As the science of genetic testing advances and the pool of participants who have their DNA on record increases, it becomes more apparent that all people are more closely related than they may have once presumed. As deep space science progresses and astronomers appreciate more intimate details about the furthest reaches of the solar system, it becomes increasingly clear that life out there may be more prevalent than humans once believed.
Distant Cousins All Around You
With a bit of math, it is easy to see that every human being alive has a substantial circle of relatives. Going back over the family tree and adding two to four children per ancestor, the number of seventh cousins will rapidly swell to a population that rivals a good-sized city. Everyone may be directly related to 100,000 to many millions of individuals that live somewhere out there in the world.
With genetic testing now readily available over the Internet, many more people are having their DNA analyzed. When a unique string of DNA matches up between individuals, it is a certain indicator of a direct family connection in the past. Family connections become more obvious as more similarities occur in the DNA strings.
Definitely Not an If, It's a When
At a recent press conference, NASA scientists predicted an increasing likelihood of discovering life beyond Earth. From recent data gleaned in Mars missions to incredibly sophisticated telescopes and other instruments that give deeper and more meaningful views of Earth's neighboring planets, advances in technology are changing the equation on whether the human's home planet is the only incubator of life in the solar system and beyond.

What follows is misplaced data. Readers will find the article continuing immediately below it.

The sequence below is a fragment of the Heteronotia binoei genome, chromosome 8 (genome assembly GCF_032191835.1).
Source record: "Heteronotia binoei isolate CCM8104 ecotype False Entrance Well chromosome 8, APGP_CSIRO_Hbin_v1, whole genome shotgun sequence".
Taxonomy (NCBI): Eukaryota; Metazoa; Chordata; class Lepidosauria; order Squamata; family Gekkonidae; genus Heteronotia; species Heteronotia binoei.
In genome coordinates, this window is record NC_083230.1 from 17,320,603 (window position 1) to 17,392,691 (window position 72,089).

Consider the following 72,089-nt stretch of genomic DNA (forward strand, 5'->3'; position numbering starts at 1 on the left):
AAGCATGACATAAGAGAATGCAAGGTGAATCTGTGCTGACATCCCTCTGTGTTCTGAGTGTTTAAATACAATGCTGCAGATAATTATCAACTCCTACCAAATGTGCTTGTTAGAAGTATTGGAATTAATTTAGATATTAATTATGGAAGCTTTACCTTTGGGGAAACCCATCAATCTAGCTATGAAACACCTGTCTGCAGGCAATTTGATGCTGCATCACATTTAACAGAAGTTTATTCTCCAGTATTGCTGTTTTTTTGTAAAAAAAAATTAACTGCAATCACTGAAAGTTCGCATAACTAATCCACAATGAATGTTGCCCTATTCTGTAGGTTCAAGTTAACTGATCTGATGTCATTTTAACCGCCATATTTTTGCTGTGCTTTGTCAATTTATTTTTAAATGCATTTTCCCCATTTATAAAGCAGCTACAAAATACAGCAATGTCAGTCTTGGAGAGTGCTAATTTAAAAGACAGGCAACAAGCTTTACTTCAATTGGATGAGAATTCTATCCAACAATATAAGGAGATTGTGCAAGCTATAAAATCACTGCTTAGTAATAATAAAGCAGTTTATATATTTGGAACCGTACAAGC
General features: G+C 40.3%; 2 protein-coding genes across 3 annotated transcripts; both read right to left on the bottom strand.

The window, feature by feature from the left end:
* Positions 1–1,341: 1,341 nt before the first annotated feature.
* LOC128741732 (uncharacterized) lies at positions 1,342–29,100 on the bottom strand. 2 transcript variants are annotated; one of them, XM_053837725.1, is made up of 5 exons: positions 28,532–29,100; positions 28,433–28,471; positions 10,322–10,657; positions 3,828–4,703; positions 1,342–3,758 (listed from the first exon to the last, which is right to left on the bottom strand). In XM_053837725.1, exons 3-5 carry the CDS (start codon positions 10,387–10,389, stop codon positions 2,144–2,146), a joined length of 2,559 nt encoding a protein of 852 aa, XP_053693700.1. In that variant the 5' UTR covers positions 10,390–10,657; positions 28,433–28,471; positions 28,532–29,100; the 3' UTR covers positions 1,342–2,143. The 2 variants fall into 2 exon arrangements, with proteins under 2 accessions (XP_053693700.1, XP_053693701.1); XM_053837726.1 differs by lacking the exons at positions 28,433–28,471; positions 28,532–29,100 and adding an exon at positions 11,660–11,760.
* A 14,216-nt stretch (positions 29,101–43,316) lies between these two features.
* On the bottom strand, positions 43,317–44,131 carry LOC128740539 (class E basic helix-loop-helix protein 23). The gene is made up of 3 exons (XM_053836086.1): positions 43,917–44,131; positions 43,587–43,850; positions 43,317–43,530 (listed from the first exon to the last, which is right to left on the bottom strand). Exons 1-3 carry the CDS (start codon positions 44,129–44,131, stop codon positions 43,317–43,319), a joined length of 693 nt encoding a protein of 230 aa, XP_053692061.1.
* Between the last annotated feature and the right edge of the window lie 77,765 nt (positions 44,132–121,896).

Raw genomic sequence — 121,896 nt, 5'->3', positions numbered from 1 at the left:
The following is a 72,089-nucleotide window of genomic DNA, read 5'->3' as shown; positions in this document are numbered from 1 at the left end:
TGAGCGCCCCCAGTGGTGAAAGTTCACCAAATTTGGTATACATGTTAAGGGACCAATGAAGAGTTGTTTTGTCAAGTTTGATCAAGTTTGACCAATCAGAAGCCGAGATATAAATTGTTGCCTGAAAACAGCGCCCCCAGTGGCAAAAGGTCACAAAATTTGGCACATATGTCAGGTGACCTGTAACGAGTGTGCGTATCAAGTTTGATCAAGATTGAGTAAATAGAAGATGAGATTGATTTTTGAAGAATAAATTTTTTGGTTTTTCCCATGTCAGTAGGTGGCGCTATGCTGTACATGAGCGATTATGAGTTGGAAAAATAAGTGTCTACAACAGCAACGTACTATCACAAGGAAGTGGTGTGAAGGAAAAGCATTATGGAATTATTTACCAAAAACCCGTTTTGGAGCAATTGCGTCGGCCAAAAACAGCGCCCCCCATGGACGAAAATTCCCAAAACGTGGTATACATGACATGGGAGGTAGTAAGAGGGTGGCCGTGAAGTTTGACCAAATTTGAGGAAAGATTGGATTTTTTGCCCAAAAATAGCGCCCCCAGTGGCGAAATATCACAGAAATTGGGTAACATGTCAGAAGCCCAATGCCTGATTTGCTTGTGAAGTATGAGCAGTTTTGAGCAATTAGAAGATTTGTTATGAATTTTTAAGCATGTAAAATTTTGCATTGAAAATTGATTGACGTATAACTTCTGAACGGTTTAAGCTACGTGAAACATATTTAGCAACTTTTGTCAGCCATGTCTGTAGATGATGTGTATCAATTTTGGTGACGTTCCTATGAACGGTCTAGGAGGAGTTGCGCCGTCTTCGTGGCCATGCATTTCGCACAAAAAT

The chief scientist at NASA confidently proclaimed: "I believe we are going to have strong evidence of life beyond Earth in the next 10 to 20 years." Others at the agency concur, noting that, "it's definitely not an if, it's a when" as to whether confirmation of life on other planets will be found. To be clear, for everyone who is picturing communication challenges with other life forms from space, the type of life NASA has in mind is on the microbial scale.
A Soggy Solar System
Data from recent Mars missions shows that the red planet once held a great body of water that was:
- Up to a mile deep in places
- An ocean that remained for as long as 1.2 billion years
- Primarily in the Northern Hemisphere of the planet
Measurements of the aurora on Ganymede, one of the moons orbiting Jupiter, prove the presence of a large body of water below the ice. The space agency is also excited about the potential for a mission to Europa, another of Jupiter's moons with an ocean and ice.
The director of planetary science says they are learning that "habitable zones are not just around stars, they can be around giant planets, too. We are finding out that the solar system is really a soggy place."
The Magnetic Fields
One thing that Mars appears to currently lack that the Earth definitely benefits from is a powerful magnetic field that keeps water and the atmosphere from being blown away by solar winds. As the hunt for life in diverse forms extends further into space, the potential for startling new discoveries of life in the universe continues to increase.
Connections Among People Extending to All Life Extending to the Universe
In the grand view, all human beings are really related, much like a vast family sharing commonalities despite differences of language, culture or appearance. Likewise, all life on Earth shares common threads. Every living thing relies on this beautiful blue-green planet with its ideal balance of a powerful magnetic field that holds in water, air and all the elements of existence.
Beyond Earth, the solar system circles around a magnificent star burning with enough energy to power life for millions of miles around it. Beyond Earth and the sun, the Milky Way galaxy swirls with millions of stars. The home galaxy, in turn, is just one of billions of unique spots of light in the vast expanse of all that is beyond human comprehension.